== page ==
Guest Post from Elizabeth Wein (The Enigma Game Blog Tour)

Today I am really excited to be taking part in the blog tour for The Engima Game by Elizabeth Wein, which is being released on 14th May! Elizabeth has kindly written an amazing blog post for me to share, and I hope you all enjoy it.

A big thank you to Faye Rogers and Bloomsbury Kids for allowing me to be a part of this blog tour.

Flying and Factories: A Woman’s War by Elizabeth Wein

One thing that all my characters have in common is that I like to give them jobs. If you go through my books, you’ll find that even if their talents aren’t obvious, my characters all find some kind of work to do, or training that will provide them with work. The Enigma Game, set in World War II, is no exception. From the 15-year-old heroine, Louisa Adair, to the 82-year-old woman she’s hired to look after who used to be a telegraph operator and an opera singer, everyone in the book has work to do. Louisa doesn’t have any formal training beyond high school, but what she’d really like to do is fly.

In the 1930s, a surprising number of women did learn to fly. Aviation was then, as now, a very male-gendered industry, but enlightened young women enjoyed the thrill and novelty of flying planes just the way they enjoyed riding bicycles or driving cars. Learning to fly was expensive, but if you were determined enough, even a sharecropper’s daughter like Bessie Coleman could find sponsorship, or a fish merchant’s daughter like Amy Johnson could support herself with secretarial work while taking flying lessons. After you learned to fly, you could earn your keep by giving instruction or plane rides, or by performing display flights.

The war changed everything – and some things it changed for the better, as far as women in industry was concerned.

As men began to be tied up in the actual fighting of the war, just as had happened in World War I, women began to fill their industrial roles. Suddenly women were able to work in engineering, munitions and shipbuilding, to drive trams and fire engines, and to get paid for it, too. One of my favourite wartime stories is that of Lady Christian Bowman, an earl’s debutante daughter who went to work in an aircraft factory at the age of eighteen building Halifax bombers. Even the teen princess Elizabeth, before she became Queen Elizabeth II, signed up as an Auxiliary Territorial Service driver – the same job done by Louisa’s friend Ellen McEwen in The Enigma Game. There’s a wonderful video of the Queen in her youth, exploring the engine of a military vehicle!

As for aviation, if you were a woman and a pilot, even though you couldn’t fly in combat you could join the Air Transport Auxiliary (ATA), helping to ferry aircraft to support the Royal Air Force. In 1943, the ATA became the first organization in the British government to give men and women equal pay.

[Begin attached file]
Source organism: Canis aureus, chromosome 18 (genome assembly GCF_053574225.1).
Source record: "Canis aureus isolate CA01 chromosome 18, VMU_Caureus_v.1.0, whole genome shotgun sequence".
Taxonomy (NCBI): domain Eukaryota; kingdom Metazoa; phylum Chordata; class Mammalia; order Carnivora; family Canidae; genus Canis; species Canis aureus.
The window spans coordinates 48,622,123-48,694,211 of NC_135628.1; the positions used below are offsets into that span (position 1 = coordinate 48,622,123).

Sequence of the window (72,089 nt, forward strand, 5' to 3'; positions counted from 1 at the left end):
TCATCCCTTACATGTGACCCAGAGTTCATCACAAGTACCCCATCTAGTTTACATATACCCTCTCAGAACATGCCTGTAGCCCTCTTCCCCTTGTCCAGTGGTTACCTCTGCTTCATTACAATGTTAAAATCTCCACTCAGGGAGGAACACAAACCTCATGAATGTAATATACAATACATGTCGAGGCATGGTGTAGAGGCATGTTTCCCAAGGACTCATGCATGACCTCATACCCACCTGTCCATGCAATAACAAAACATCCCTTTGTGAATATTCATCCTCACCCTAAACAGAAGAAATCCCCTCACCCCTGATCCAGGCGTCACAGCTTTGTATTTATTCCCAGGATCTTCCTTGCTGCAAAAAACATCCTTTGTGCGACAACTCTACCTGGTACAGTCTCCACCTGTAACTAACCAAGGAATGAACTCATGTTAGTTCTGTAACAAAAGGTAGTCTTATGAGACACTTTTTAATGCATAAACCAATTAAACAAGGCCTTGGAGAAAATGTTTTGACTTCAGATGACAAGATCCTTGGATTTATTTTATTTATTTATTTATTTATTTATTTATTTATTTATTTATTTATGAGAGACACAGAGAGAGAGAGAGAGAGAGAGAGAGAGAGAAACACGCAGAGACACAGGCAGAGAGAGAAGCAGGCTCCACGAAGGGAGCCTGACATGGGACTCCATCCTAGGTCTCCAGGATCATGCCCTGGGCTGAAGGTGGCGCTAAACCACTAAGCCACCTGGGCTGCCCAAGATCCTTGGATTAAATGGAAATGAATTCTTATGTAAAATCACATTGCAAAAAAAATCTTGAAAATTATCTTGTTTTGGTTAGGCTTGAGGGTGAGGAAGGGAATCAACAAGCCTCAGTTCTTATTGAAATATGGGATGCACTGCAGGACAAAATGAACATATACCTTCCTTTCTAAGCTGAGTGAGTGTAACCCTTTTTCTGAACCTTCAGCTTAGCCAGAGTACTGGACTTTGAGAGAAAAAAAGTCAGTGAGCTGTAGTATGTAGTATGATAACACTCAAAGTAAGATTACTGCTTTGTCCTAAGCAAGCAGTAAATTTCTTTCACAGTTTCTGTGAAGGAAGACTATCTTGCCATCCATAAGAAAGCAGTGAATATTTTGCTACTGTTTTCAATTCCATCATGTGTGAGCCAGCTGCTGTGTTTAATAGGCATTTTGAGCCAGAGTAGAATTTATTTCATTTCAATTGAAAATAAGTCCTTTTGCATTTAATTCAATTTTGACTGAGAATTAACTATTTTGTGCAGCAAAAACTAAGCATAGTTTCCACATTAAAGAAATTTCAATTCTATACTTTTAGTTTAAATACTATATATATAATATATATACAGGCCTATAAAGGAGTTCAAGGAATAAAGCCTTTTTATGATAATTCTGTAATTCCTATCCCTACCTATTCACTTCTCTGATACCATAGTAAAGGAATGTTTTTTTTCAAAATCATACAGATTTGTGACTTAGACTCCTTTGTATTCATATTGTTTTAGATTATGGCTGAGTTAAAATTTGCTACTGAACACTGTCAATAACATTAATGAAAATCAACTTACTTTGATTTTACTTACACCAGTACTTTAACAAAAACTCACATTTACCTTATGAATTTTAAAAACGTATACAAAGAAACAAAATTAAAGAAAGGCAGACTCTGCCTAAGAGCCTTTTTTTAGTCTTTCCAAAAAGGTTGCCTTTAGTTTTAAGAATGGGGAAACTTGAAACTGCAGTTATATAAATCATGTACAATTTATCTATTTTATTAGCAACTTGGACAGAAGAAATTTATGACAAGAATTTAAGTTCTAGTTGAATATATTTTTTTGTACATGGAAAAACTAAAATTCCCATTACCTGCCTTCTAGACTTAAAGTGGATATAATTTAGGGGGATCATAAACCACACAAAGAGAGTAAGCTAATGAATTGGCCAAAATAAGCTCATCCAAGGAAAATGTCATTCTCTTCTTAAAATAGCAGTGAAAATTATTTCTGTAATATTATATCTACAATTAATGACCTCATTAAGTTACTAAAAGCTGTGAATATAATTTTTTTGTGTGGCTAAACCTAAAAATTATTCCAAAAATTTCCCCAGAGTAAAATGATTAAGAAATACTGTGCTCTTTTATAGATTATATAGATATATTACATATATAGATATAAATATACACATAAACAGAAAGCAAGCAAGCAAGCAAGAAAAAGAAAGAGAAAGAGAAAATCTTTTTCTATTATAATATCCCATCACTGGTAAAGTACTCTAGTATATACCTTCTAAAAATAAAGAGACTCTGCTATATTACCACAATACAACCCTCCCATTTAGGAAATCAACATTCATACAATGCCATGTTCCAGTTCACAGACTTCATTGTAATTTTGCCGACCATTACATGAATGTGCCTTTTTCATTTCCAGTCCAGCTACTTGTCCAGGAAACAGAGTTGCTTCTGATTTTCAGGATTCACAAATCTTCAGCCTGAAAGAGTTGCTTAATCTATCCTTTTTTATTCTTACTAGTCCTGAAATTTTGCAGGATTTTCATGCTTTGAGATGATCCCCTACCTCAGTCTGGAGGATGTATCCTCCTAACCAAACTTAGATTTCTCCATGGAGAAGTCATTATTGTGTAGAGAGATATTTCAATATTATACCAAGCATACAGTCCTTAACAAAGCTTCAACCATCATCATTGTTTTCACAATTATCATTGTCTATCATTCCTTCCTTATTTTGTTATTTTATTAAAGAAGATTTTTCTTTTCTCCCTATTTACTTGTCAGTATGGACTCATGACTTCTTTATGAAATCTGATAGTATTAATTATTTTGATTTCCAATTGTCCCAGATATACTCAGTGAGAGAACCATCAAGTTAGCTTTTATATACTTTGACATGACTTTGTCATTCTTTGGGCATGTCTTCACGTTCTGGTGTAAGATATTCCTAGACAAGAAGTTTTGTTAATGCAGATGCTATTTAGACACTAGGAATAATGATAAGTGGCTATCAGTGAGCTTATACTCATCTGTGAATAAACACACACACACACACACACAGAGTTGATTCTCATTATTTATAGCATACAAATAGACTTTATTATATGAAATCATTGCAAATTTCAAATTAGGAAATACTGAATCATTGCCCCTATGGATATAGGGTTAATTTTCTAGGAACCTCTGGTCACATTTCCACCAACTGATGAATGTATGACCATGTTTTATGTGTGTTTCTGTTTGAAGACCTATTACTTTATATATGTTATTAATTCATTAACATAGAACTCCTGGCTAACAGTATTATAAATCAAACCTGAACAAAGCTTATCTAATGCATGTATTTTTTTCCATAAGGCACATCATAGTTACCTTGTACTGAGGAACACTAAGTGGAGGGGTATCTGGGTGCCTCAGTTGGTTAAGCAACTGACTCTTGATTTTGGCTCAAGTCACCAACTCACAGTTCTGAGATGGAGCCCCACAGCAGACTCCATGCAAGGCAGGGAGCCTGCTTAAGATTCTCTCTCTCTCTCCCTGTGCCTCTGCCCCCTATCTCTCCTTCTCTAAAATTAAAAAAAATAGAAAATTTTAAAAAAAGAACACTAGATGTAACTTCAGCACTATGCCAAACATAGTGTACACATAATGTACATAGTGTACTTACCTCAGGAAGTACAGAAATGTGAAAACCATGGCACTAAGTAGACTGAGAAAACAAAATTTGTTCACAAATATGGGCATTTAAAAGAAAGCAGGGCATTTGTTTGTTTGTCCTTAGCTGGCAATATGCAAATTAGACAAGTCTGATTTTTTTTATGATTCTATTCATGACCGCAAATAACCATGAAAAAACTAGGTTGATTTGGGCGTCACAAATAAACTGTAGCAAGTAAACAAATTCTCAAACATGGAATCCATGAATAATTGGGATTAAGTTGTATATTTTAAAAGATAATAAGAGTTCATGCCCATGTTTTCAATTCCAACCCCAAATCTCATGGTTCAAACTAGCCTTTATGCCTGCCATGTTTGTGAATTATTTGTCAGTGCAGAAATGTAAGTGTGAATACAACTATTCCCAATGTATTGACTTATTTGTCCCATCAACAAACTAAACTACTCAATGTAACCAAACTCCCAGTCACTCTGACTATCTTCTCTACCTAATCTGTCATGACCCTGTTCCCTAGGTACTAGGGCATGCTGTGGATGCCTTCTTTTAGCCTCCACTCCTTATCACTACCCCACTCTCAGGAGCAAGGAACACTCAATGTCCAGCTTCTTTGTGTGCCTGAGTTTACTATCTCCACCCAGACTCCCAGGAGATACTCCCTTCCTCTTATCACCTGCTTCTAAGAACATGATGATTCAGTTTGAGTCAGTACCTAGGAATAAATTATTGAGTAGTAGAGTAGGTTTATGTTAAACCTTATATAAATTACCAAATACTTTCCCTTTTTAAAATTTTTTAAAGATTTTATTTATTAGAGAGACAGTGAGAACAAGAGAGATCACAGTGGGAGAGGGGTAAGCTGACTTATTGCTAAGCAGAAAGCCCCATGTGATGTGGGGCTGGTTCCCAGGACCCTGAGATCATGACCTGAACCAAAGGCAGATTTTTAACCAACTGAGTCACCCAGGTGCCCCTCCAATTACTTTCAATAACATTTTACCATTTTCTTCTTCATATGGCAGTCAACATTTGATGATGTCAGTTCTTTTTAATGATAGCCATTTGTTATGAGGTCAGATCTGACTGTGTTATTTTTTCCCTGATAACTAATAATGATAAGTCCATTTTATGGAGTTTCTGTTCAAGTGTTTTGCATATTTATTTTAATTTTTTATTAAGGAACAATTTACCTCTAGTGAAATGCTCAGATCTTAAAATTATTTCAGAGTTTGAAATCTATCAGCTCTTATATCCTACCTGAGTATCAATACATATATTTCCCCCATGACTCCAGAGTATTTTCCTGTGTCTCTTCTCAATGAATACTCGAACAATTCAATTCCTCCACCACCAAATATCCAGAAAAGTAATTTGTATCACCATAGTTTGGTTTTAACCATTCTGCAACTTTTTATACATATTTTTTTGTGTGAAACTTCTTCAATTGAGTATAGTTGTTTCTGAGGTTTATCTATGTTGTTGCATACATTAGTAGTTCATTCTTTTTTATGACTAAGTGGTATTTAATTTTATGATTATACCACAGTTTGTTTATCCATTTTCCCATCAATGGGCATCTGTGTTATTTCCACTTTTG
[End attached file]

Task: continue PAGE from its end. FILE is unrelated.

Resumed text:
Although many women put down their jobs in industry after the war, it certainly helped to sow the seeds of change for later generations. This took longer in some areas than others – in aviation, unfortunately, there were far more pilots than jobs in 1945, so those jobs went to men. It wasn’t until 1987 that British Airways hired Lynn Barton, the airline’s first female commercial pilot. We’ve come a long way since the 1930s, but there’s always another hill to climb.

The Enigma Game ends before the end of World War II. When the book finishes, fictional Ellen is still working for the ATS as a courier and driver, and Louisa is looking forward to learning more about engineering, aviation, and codebreaking. In a changing world, I like to think that they’ll both be able to use some of their acquired skills as they move forward into adult life.

(You can learn more about women and work in wartime here:

The Enigma Game by Elizabeth Wein

Published by: Bloomsbury Kids

Released: 14th May 2020

Amazon I Book Depository I Waterstones I Goodreads


Windyedge Airfield, Scotland. World War II.

Louisa Adair, newly orphaned and shunned for her mixed-race heritage, has come here to the edge of the world to look after an old lady with a dark past. Jamie Beaufort-Stuart is a flight lieutenant whose squadron is posted to the airfield over winter. Ellen McEwan is a young woman held hostage by the German pilot who lands at Windyedge one wild stormy night carrying a terrible secret.

Three young people desperate to make a difference in a war that has decimated their families, friends and country. When the means to change the course of history falls into their hands, how will they use it? And when the enemy comes looking for them, who will have the courage to strike back?

A thrilling story of wartime secrets, international intrigue and wild courage from the award-winning author of Code Name Verity, with three young heroes you’ll never forget.

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